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A widow's walk with terror Angelina Jolie gives a moving portrayal of Mariane Pearl, whose husband Daniel, a reporter, was murdered by Islamic militants

Thank heaven for movie stars.

Among the more foolish but common delusions that people live with is that the very idea of stardom, all by itself, is antithetical to everything that has ever been good about art.

Take a good look at "A Mighty Heart" and you'll know instantly that's the equivalent of thinking the earth is flat and the moon is made of gorgonzola.

It's unlikely the movie would exist at all without its Third World-trotting star Angelina Jolie and her consort Brad Pitt, whose company made it. And without Jolie's profoundly moving and wholly convincing performance as Mariane Pearl, the French widow of kidnapped and murdered Wall Street journal reporter Daniel Pearl, the movie would be so intellectually complex and dense with fact, that it would have no emotional center.

It is Jolie and Jolie alone that gives the movie its pull at your heart and its echo in your memory.

Director Michael Winterbottom ("Jude," "Welcome to Sarajevo," "24 Hour Party People") is more than capable of giving us a brilliant portrait of the fears and confusions of journalism in a terror-filled Third World hot spot. But it's Jolie in the center of his film that makes it the most consequential film he's ever made by far.

Jolie is variously known in fanworld as the hottest babe in movies and half of Brangelina, the tabloid's hottest couple (when your romance begins on a movie set, your entire life thereafter becomes public property, whether you like it or not). All that really matters is that she's an absolutely superb actress, from the apparent flawlessness of her French accent to general avoidance of emotional excess in favor of a journalist's curiosity and faith in enlarging a mosaic of facts.

When the awful revelation of Danny Pearl's fate comes, the movie gives her a primal scream alone -- and largely off camera.

It's based on Mariane Pearl's intimate book about the agonizing ordeal that the rest of the world watched on front pages and on 24-hour cable news reports. We already know what happened -- and the terribly melancholy result.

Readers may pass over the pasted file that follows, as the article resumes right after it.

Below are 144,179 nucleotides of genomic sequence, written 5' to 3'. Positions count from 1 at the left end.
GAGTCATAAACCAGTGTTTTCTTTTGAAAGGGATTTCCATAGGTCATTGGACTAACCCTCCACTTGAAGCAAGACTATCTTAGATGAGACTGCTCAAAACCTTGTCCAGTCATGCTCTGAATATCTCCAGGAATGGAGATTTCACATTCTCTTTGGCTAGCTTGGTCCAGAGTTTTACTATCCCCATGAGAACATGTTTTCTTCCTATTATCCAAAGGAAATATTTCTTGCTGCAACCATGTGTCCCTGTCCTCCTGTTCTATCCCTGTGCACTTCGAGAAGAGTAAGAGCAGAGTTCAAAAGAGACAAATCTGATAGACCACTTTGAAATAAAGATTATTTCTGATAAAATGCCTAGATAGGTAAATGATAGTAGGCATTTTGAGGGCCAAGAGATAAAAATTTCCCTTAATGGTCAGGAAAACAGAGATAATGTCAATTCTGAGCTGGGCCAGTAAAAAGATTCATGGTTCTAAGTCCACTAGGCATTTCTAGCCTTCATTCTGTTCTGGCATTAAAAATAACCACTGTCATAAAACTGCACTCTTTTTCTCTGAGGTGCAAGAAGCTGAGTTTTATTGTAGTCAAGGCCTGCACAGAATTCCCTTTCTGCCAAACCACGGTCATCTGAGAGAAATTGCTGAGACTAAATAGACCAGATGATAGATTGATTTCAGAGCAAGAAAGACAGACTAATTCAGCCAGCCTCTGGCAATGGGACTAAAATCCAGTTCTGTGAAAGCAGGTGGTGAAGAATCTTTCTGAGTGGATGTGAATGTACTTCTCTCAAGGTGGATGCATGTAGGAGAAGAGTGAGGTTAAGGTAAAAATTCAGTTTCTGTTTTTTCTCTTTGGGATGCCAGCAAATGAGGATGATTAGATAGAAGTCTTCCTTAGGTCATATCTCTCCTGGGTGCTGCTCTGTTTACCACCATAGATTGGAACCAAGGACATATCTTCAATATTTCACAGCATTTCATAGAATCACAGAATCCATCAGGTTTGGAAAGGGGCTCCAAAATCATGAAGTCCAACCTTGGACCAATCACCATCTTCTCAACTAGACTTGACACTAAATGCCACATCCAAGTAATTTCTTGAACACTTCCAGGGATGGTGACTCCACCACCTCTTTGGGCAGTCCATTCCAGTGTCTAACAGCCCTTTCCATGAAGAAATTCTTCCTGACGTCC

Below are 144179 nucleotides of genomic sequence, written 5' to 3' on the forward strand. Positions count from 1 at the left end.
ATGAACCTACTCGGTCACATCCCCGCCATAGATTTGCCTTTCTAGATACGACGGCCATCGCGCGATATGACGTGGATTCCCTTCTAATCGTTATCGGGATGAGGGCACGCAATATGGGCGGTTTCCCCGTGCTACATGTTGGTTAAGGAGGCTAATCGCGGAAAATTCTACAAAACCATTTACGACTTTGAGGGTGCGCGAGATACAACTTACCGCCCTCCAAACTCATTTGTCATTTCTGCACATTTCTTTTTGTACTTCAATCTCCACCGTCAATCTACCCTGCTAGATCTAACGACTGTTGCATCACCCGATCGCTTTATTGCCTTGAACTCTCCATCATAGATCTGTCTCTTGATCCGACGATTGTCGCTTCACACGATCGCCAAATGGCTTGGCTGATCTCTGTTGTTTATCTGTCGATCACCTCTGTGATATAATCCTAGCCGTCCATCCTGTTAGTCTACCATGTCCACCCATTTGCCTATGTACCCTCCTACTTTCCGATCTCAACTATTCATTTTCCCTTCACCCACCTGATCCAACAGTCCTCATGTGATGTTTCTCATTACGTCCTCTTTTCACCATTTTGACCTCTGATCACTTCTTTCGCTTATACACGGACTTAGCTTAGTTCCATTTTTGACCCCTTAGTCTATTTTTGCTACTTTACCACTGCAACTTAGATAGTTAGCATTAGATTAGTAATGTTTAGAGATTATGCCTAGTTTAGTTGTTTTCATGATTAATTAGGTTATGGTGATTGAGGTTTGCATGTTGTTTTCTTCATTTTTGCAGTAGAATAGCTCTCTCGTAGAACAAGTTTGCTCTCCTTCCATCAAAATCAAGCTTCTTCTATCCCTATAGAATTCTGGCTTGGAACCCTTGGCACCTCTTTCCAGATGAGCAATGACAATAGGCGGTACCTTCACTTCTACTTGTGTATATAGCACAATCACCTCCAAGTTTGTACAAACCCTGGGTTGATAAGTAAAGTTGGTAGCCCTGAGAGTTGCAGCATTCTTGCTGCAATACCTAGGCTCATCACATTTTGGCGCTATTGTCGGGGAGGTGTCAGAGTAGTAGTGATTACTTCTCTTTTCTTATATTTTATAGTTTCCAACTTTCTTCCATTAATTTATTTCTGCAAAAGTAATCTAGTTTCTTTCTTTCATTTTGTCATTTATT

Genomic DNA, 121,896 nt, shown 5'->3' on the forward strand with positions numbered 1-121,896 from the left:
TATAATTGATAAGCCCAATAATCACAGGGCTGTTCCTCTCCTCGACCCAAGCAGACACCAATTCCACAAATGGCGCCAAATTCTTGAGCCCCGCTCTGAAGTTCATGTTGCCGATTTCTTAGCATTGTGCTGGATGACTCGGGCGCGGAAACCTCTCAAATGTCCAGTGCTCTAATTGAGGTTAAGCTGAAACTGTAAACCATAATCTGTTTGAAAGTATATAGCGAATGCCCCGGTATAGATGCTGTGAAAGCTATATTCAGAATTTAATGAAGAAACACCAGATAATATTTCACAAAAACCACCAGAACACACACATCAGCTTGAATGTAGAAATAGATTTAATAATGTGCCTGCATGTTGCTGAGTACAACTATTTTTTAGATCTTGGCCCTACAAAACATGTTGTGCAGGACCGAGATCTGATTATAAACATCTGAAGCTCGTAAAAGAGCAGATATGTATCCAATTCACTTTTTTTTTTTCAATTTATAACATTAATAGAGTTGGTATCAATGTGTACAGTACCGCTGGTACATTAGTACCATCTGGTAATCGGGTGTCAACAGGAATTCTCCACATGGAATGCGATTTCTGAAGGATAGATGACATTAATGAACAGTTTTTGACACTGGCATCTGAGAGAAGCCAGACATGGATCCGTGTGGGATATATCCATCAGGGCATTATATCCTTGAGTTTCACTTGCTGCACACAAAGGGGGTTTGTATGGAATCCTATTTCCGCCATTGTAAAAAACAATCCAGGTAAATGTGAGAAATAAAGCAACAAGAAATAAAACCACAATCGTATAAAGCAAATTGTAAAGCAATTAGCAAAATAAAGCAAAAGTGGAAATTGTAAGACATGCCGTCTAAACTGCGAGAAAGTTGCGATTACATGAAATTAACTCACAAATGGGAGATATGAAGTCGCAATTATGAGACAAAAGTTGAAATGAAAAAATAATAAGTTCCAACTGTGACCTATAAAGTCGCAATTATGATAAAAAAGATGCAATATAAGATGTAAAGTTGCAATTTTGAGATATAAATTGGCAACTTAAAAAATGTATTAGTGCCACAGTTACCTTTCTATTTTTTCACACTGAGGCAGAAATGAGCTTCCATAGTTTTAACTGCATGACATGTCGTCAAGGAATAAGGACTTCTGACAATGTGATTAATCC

She was pregnant when her husband, Wall Street Journal reporter Danny Pearl, was kidnapped. His death, five weeks later, was revealed when his beheading was shown on television. The finale of the movie reveals grisly details about his fate that might not be generally known to those of us who followed it in the news.

This is an exceptionally fine movie -- from the teeming pseudo-documentary feel (many hand-held cameras) to the investigative details of Pearl's colleagues and police trying to thread their way through the maze of Pearl's professional life to find out where he might be.

It seems that Pearl (played by Dan Futterman of "Judging Amy") didn't "advertise" being Jewish but he'd never deny it either when asked in a Muslim country, even by someone who'd just declared that 9/1 1 was really an evil Jewish plot.

When Pearl went missing, according to the film, he was trying to interview a mysterious sheik with terrorist connections (to Richard Reid, the "shoe bomber" for instance -- the man responsible for the entire world removing its shoes at airports).

Winterbottom is not the kind of director to italicize the routine courage required to do such dogged journalistic digging in a foreign country, but neither is he one to ignore the transient fears of an American journalist riding in a taxi God-knows-where in a teeming Muslim city.

Pearl had been repeatedly warned by people to meet the sheik in some accessible public place, but when he made his arrangements (through people who know people who know people), he had to wind up putting faith in his intermediaries.

And that's where everything went wrong.

What we see with documentary pseudo-punctiliousness is the descent of police, embassy minions and Wall Street Journal colleagues on Mariane and Danny Pearl's house and the frustrating step-by-step investigation.

What I admire so much about "A Mighty Heart" is its utter refusal to go for easy sentiment. There is, quite frankly, a lot of ugly American behavior glimpsed on the fly in the movie. When, for instance, the Pearls' house becomes investigation central, we learn casually that all of their neighbors' phone lines, from now on, would go through the Pearls' house.

The ever-sinister Will Patton plays an American official who, at one point when torture looms, smiles insanely and says, "I love this town."

What can't be ignored about Brangelina, the tabloid darlings who attract paparazzi like flies to sugar, is that they have put their concerns with the world right into the middle of their films. The same impulse that, no doubt, led Pitt to make "Babel," led Pitt and Jolie to make "A Mighty Heart."

The result is a film that's gripping, dramatic and moving on top of that.

Make no mistake. We're seeing a new kind of American movie star in their generation -- the next step after the Newman/Redford/Nicholson/Jane Fonda generation. They're giving us a kind of internationalist filmmaking we've never quite seen before, except transiently and not very consequentially from Marlon Brando.

I don't know about you but I think these star/idealists are impressive people.

And, for all the ridiculous glam-besotted noise that surrounds them, good people, too.



>Movie Review


Review: 3 1/2 stars (out of four)
Angelina Jolie, Dan Futterman and Will Patton in Michael Winterbottom's film about the kidnap and murder of Wall Street journal reporter Daniel Pearl in Pakistan. Rated PG-13, opening tomorrow in area theaters.

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